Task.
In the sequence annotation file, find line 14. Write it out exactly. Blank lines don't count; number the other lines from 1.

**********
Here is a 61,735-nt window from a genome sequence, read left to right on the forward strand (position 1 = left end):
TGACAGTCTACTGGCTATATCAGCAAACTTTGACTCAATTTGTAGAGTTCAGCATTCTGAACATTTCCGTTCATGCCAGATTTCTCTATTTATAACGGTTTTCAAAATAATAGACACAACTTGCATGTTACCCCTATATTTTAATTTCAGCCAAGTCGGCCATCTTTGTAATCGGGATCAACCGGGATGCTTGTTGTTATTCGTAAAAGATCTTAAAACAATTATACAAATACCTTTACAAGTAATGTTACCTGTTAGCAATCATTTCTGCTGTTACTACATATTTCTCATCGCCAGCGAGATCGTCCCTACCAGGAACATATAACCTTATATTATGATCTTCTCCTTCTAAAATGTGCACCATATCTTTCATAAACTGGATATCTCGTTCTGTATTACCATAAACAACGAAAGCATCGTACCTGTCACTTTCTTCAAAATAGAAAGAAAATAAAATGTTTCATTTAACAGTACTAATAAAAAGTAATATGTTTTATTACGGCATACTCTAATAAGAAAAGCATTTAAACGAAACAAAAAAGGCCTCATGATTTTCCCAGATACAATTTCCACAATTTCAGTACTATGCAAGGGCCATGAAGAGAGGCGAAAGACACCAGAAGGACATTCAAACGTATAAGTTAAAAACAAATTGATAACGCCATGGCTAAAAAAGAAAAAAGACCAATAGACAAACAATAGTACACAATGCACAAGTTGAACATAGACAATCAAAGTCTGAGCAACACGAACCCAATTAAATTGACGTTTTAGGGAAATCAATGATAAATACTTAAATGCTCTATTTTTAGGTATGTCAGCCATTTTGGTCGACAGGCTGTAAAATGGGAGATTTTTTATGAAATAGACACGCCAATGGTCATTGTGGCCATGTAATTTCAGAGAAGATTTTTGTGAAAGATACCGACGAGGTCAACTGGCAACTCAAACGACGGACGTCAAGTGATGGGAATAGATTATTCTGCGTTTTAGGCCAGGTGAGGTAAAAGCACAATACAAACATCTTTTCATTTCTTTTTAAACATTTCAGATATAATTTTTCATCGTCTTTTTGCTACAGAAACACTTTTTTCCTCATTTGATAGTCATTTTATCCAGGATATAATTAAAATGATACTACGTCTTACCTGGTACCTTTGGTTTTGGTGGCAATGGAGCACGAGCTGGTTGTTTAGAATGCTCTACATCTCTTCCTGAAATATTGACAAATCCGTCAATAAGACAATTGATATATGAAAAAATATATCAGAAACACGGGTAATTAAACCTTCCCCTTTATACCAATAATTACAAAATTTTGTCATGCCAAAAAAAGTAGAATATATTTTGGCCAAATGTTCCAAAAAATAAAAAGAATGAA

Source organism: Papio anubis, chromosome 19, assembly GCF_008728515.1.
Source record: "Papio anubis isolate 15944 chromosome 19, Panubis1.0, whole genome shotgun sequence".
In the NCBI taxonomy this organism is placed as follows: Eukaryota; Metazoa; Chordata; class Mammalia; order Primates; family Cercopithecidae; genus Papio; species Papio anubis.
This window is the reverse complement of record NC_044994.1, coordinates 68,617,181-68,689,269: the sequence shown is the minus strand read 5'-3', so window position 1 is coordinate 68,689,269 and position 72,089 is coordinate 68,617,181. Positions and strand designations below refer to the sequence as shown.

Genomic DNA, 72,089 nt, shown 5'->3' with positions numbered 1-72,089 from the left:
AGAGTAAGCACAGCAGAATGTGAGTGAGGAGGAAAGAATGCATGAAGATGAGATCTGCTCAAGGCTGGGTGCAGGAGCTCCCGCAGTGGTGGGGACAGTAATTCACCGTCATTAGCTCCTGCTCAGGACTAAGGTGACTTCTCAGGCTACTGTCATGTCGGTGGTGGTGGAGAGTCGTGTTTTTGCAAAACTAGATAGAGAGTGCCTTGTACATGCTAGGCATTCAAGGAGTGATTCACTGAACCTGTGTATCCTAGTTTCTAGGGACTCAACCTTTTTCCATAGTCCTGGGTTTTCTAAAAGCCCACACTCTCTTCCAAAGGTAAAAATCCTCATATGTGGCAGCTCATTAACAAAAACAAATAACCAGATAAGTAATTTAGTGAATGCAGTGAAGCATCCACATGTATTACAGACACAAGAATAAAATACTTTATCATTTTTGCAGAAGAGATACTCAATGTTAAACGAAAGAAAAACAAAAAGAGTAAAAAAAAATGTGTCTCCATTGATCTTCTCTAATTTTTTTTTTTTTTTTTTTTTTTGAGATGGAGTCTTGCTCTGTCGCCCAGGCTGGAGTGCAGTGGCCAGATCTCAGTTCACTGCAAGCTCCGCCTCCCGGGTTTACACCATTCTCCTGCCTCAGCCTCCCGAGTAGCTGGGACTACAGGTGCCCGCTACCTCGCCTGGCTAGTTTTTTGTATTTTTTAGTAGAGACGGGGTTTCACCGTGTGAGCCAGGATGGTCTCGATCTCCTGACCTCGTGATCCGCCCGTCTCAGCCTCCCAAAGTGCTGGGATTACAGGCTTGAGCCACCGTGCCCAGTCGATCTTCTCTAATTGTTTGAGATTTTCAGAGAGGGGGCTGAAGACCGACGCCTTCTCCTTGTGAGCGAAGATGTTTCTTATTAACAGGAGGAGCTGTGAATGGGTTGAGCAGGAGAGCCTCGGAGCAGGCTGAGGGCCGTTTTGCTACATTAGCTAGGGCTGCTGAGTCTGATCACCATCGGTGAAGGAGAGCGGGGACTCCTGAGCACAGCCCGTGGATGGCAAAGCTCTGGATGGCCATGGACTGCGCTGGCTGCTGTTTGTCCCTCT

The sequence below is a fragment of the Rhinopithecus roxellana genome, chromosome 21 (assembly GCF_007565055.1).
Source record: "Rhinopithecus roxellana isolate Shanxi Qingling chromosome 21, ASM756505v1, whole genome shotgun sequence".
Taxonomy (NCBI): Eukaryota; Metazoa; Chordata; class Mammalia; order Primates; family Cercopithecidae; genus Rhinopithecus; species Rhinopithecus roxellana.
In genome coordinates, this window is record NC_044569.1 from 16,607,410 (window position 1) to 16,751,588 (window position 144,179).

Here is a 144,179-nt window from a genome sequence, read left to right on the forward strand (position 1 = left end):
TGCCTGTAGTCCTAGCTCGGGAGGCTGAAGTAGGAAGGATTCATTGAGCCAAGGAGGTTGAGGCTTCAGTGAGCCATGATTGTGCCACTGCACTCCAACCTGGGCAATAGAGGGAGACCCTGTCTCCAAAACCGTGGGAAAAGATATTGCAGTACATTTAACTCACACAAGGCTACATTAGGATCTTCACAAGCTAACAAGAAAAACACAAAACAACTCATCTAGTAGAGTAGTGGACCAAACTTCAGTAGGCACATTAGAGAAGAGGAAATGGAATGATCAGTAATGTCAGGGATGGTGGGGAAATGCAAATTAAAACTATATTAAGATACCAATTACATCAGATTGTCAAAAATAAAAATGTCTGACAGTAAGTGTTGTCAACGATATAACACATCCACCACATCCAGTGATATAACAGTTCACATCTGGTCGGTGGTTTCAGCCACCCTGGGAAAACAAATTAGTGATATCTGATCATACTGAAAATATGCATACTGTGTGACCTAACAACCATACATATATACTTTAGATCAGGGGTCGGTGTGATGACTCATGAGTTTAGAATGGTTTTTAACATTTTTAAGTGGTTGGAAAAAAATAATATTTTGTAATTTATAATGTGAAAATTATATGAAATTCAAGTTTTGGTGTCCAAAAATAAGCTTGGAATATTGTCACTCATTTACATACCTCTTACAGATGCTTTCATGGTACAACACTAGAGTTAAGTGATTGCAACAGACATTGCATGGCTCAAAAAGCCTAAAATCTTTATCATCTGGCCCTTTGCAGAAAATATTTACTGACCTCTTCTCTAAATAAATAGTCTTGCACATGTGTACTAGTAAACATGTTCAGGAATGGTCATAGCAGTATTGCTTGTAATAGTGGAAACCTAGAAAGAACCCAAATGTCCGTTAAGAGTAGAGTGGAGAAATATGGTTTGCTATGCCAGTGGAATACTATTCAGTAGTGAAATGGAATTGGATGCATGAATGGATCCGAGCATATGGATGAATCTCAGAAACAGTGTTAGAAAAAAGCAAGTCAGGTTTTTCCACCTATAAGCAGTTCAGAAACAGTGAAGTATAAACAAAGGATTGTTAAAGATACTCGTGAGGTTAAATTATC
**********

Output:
TGCCTGTAGTCCTAGCTCGGGAGGCTGAAGTAGGAAGGATTCATTGAGCCAAGGAGGTTGAGGCTTCAGTGAGCCATGATTGTGCCACTGCACTCCAACCTGGGCAATAGAGGGAGACCCTGTCTCCAAAACCGTGGGAAAAGATATTGCAGTACATTTAACTCACACAAGGCTACATTAGGATCTTCACAAGCTAACAAGAAAAACACAAAACAACTCATCTAGTAGAGTAGTGGACCAAACTTCAGTAGGCACATTAGAGAAGAGGAAATGGAATGATCAGTAATGTCAGGGATGGTGGGGAAATGCAAATTAAAACTATATTAAGATACCAATTACATCAGATTGTCAAAAATAAAAATGTCTGACAGTAAGTGTTGTCAACGATATAACACATCCACCACATCCAGTGATATAACAGTTCACATCTGGTCGGTGGTTTCAGCCACCCTGGGAAAACAAATTAGTGATATCTGATCATACTGAAAATATGCATACTGTGTGACCTAACAACCATACATATATACTTTAGATCAGGGGTCGGTGTGATGACTCATGAGTTTAGAATGGTTTTTAACATTTTTAAGTGGTTGGAAAAAAATAATATTTTGTAATTTATAATGTGAAAATTATATGAAATTCAAGTTTTGGTGTCCAAAAATAAGCTTGGAATATTGTCACTCATTTACATACCTCTTACAGATGCTTTCATGGTACAACACTAGAGTTAAGTGATTGCAACAGACATTGCATGGCTCAAAAAGCCTAAAATCTTTATCATCTGGCCCTTTGCAGAAAATATTTACTGACCTCTTCTCTAAATAAATAGTCTTGCACATGTGTACTAGTAAACATGTTCAGGAATGGTCATAGCAGTATTGCTTGTAATAGTGGAAACCTAGAAAGAACCCAAATGTCCGTTAAGAGTAGAGTGGAGAAATATGGTTTGCTATGCCAGTGGAATACTATTCAGTAGTGAAATGGAATTGGATGCATGAATGGATCCGAGCATATGGATGAATCTCAGAAACAGTGTTAGAAAAAAGCAAGTCAGGTTTTTCCACCTATAAGCAGTTCAGAAACAGTGAAGTATAAACAAAGGATTGTTAAAGATACTCGTGAGGTTAAATTATC